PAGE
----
This is an activity report from October 7th to 9th from the following day after I returned back Japan from the selection of UNESCO-L’Oreal prize in Paris. 8 o’clock in the morening on October 7th, I went the BioCamp. This is a “Camp” conducted once in a year by Novartis, the global company, for about 40 young Asian people since 2005 （Refer:1, 2）. The first camp was conducted in Taiwan, and the keynote was addressed by Dr. Yuan T Lee, the 1986 noble prize winner in chemistry. The second camp was conducted in Singapore, and the keynote address was given by the Science Minister Mr. Philip Yeo. And this time, Mr. R. Horwitz of MIT, the winner of medical student noble prize of 2002, and I made the keynote address. There were probably about 40 participants and the male : female ratio was 5 : 5. Amongst them, there were 15 participants from Japan and the ratio was 7 : 3 which shows the large number of male participants （this means that there were more female participants from other countries）. I was a bit sad as I had just selected a woman researcher in Paris the previous day.
I came to know later that the event was telecast in the "Mino-Monta’s" morning show on the following day for about 90 seconds, included some parts of my speech. The program reported this camp as an example of that the private enterprise’s contribution towards the growth of young people.
I had to go Kyoto just after the address. There was the 4th STS Forum. There was a short greeting by Prime Minister Fukuda in the morning session. I could not reach in time for his speech and so I participated from the afternoon session. This year, the event attendees have considerably increased to about 4 times. It was a wonderful opportunity to meet the leaders, friends and have new acquaintances （Picture1～4）. The discussion, such as about problems and policies of the world, have progressed quite well since the last year’s conference. After all, there is no doubt that the climate changes or sustainable society are the main issues of the world, from the last year’s conference. In this world’s issues, there are huge expectations to Japan, I think・・・.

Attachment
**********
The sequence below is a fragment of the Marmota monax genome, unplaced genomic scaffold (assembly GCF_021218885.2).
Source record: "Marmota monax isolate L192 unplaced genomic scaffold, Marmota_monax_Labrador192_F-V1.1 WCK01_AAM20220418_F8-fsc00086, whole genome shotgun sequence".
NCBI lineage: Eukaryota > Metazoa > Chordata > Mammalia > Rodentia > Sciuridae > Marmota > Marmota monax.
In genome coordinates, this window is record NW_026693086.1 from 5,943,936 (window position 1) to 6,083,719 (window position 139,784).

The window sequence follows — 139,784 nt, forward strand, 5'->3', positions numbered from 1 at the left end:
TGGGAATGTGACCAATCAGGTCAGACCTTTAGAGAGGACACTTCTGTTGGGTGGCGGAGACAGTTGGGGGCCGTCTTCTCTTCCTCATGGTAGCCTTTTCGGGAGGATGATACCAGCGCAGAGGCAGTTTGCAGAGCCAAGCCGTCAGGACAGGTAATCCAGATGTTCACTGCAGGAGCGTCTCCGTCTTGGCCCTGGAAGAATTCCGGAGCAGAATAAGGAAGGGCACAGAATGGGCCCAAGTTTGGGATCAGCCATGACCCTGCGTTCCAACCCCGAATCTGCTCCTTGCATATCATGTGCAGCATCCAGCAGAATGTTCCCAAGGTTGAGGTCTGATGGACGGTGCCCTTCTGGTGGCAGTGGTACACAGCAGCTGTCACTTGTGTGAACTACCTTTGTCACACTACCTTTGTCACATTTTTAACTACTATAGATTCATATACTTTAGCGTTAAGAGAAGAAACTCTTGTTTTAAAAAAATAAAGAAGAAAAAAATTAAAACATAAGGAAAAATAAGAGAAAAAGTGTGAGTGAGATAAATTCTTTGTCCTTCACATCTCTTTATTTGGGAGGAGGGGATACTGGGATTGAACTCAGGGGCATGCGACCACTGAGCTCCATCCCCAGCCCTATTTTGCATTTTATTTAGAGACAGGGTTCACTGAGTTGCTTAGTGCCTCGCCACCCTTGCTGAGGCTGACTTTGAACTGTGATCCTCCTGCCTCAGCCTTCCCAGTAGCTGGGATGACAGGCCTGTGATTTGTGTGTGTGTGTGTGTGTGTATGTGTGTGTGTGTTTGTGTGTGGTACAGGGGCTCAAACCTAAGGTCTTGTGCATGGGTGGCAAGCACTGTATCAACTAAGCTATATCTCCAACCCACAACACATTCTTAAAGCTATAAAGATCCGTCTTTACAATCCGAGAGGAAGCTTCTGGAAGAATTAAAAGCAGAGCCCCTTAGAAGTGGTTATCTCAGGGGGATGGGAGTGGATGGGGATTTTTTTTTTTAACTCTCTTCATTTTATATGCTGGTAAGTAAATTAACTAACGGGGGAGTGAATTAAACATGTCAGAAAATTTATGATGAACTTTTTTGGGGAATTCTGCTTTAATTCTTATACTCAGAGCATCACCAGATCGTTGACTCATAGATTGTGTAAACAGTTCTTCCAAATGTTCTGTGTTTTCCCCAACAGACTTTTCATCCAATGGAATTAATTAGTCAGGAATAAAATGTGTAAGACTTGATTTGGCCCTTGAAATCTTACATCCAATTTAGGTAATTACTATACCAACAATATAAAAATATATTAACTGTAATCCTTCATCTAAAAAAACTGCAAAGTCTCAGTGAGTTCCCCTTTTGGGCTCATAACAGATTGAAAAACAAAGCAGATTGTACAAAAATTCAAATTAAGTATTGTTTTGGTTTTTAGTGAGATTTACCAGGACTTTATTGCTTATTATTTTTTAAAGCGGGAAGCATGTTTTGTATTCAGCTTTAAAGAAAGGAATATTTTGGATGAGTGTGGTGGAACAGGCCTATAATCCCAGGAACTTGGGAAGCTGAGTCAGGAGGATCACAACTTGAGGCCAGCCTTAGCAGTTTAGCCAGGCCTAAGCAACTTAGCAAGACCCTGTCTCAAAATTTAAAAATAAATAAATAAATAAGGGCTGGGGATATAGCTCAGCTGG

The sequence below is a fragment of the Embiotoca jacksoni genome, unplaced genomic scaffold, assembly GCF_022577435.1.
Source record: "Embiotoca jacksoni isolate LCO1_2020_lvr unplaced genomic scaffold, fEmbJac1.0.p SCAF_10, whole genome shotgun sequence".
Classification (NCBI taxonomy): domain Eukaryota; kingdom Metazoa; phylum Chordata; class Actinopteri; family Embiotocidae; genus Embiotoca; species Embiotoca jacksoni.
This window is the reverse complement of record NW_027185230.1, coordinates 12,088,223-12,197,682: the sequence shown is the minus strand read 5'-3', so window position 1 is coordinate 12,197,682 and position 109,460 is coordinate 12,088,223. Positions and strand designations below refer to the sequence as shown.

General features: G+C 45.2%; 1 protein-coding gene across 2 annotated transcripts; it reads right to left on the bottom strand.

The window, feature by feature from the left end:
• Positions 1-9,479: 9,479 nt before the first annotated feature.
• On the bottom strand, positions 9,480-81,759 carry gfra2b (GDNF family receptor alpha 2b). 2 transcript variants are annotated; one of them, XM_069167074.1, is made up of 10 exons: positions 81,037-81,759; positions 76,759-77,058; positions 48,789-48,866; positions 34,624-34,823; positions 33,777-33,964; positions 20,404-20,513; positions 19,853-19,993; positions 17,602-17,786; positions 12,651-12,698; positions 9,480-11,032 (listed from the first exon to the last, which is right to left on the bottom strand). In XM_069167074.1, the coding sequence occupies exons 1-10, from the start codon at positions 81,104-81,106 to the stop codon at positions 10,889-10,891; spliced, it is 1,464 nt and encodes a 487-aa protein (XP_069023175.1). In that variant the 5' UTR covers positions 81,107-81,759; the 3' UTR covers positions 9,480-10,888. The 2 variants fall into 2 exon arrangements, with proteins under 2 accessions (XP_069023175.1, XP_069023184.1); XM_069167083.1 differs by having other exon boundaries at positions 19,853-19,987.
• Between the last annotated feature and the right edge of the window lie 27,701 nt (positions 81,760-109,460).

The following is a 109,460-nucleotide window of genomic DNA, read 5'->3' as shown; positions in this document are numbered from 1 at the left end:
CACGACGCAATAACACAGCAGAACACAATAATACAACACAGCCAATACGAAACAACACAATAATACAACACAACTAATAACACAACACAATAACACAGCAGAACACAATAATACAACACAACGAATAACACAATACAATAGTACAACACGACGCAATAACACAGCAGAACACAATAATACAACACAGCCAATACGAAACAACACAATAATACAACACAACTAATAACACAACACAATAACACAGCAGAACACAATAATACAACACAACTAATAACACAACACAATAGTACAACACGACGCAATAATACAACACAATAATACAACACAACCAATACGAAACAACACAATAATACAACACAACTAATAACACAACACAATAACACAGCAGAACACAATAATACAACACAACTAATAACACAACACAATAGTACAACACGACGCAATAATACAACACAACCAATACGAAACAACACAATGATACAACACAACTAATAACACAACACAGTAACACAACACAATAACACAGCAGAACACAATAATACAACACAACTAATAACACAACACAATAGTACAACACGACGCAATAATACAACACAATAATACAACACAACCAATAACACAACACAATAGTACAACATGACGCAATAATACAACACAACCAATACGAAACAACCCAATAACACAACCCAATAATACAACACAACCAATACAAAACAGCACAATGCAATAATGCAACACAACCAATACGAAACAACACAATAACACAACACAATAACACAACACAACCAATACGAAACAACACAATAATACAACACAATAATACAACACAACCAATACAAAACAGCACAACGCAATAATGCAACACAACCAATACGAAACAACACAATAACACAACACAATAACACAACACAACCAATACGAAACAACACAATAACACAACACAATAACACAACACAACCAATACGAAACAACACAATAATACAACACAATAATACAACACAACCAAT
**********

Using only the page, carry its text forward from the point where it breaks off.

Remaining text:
Picture3 From left myself and Dr. Serageldin, Egyptian ambassador and Alexandria library superintendent
After the STS Forum, I came back to Tokyo on the 9th and I headed towards the University of Tokyo, Institute of Medical Science, from the Shinagawa station. I participated in the speech about the vaccine development with Mr. Seth Berkley, a founder of International AIDS Vaccine Promotion Plan （IAVI）. （We know each other since the Davos Economic Forum in 2 years ago, and we both participated in this STS Forum）
In this evening, I went dinner with the Science Advisor of British Prime Minister, Sir. David King. Of course the topic was mainly about the G8 summit in July 2008 in Japan. 4 of my staff （member from the Cabinet Secretariat, the Ministry of Foreign Affairs, General Council on Science and Technology and Science Council of Japan） were also participate.
Japan is the host country for the G8 summit, and deals with the problems of the world, How are we trying to solve the climate changes and the problems in Africa? How about Japan’s leadership in Asia? I feel this might be a crucial moment for Japan at the beginning of the 21st century・・・.
In the G8 summit in Germany, Japan’s contribution was very high though （comparatively I do not think the evaluation within and outside of Japan was good. It is as usual because of lack of communication strategy）, then what can Japan do about the climate change, now? In addition to this, TICAD will be held in May 2008 in Yokohama. In spite of the marvelous opportunity for taking leadership about the Africa issue, it is irritating that "intention of the nation (National Policy)" was not conveyed to the world in any of the themes.
I feel this is common sence of the world that Japan cannot be seen in the "rapidly moving world." This can be said that because of the unexpected change of the cabinet, though.
Well, what do you think about this? It’s tiring, isn’t it?